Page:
Senior Savior: 11-Year-Old Dog Awarded for Rescuing Blind, Elderly Neighbor

For Immediate Release:
April 21, 2021

Nicole Meyer 202-483-7382

Wake Forest, N.C. – A Heroic Dog Award is on its way from PETA to Mary Violante for her adopted senior dog, Gracie, who came to the rescue of an elderly neighbor in their community.

Violante, who adopted 11-year-old Gracie in 2019, was outside chatting with a friend when Gracie began to bark in a way her guardian had never heard before. Violante checked behind the bushes and discovered that her blind 92-year-old neighbor, John Ball, had fallen, his arm was bleeding, and his back was bruised. She immediately called for help—and once he’d recovered, Ball gave Gracie a balloon, a card, and treats in thanks.

“When this dog sensed that her vulnerable neighbor needed help, she made sure that her guardian knew to step in,” says PETA Vice President Colleen O’Brien. “PETA hopes this story inspires people to consider opening their home to a senior dog, as they have all the wisdom of their years and so much love to give.”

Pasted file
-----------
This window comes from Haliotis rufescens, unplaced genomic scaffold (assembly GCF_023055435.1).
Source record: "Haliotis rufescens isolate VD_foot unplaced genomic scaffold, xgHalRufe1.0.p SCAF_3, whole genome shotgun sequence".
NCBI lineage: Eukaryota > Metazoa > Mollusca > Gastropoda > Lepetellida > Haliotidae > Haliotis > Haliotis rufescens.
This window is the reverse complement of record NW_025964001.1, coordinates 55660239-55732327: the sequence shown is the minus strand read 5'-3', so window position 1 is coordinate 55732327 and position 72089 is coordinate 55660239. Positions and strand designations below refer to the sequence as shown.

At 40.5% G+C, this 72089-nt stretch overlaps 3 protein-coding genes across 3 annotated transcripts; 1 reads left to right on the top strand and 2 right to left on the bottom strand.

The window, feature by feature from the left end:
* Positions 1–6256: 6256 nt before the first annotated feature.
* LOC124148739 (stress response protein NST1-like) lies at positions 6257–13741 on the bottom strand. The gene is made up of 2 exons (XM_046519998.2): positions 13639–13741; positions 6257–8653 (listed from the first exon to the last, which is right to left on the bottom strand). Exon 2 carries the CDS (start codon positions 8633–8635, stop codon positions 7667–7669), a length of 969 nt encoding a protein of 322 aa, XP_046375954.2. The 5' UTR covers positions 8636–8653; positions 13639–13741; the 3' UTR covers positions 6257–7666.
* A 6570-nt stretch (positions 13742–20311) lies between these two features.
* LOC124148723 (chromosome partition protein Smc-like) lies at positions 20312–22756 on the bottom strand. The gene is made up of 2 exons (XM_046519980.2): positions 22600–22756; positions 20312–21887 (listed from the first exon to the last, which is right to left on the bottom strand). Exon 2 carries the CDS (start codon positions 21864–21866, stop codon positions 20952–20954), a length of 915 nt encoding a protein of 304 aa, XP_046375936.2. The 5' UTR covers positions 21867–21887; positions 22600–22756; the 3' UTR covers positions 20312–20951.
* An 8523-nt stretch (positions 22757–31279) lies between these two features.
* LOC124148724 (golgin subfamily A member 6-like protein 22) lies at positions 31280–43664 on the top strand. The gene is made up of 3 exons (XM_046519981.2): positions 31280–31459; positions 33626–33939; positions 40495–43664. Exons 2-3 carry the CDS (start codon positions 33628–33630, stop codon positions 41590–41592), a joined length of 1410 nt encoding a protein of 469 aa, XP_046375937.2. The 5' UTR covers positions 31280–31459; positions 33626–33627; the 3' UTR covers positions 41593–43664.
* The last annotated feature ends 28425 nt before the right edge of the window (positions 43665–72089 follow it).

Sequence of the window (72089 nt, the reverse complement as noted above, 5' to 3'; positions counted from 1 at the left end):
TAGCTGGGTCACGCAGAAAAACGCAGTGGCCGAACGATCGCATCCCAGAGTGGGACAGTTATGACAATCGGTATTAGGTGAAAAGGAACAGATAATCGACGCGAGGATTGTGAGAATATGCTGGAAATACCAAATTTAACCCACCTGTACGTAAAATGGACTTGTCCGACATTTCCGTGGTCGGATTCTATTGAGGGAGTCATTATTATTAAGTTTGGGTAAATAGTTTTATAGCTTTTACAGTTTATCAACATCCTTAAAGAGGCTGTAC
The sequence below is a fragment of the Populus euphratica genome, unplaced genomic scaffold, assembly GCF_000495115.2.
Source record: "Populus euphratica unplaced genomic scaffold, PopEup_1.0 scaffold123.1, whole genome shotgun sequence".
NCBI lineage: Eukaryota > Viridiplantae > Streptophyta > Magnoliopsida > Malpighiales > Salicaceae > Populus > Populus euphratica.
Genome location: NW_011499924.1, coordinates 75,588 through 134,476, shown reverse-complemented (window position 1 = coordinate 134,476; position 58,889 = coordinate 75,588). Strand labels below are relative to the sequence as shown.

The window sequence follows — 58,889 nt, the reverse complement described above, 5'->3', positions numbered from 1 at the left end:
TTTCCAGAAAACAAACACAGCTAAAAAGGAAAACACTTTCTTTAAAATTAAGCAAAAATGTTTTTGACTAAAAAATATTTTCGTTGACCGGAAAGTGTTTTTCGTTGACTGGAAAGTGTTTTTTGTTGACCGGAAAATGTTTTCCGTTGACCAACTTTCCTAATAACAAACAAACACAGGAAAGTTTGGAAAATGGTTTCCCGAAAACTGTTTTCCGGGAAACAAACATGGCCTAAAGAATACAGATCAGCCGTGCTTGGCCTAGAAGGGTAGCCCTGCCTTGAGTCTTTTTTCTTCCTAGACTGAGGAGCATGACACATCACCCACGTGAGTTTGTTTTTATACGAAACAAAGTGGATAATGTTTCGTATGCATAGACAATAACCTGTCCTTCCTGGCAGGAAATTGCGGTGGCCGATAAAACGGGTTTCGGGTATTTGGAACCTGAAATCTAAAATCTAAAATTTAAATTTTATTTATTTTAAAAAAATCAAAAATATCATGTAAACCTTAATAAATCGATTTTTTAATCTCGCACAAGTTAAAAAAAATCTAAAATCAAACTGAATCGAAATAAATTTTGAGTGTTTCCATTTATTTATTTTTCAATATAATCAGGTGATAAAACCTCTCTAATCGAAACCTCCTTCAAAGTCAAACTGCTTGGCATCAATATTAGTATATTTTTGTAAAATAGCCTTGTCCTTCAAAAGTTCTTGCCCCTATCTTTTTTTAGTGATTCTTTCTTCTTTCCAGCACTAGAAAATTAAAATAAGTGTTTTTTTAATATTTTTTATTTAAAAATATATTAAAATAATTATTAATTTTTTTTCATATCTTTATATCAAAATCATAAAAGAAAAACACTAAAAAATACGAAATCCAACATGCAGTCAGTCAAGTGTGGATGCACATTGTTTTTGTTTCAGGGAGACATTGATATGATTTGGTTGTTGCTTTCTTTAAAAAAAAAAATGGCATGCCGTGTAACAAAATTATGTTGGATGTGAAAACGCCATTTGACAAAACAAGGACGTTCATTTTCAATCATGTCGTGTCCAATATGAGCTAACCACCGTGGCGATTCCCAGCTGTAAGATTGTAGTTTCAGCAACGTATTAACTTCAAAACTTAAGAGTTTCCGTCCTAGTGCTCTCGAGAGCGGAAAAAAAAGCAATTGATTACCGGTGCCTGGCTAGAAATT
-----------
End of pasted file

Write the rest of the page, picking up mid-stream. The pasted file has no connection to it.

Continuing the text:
Around 70 million dogs and cats are homeless in the U.S. at any given time. An estimated 10% of them end up in animal shelters, where many must eventually be euthanized for reasons including old age, injury, illness, emotional and psychological damage, and a lack of good homes. That’s why PETA advocates for adoption and urges guardians to have their animal companions spayed or neutered.

PETA—whose motto reads, in part, that “animals are not ours to abuse in any way” and which opposes speciesism, a human-supremacist worldview—is sending Violante a letter, a framed certificate, and some toys and treats for Gracie to enjoy.

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 Ingrid E. Newkirk

“Almost all of us grew up eating meat, wearing leather, and going to circuses and zoos. We never considered the impact of these actions on the animals involved. For whatever reason, you are now asking the question: Why should animals have rights?” READ MORE

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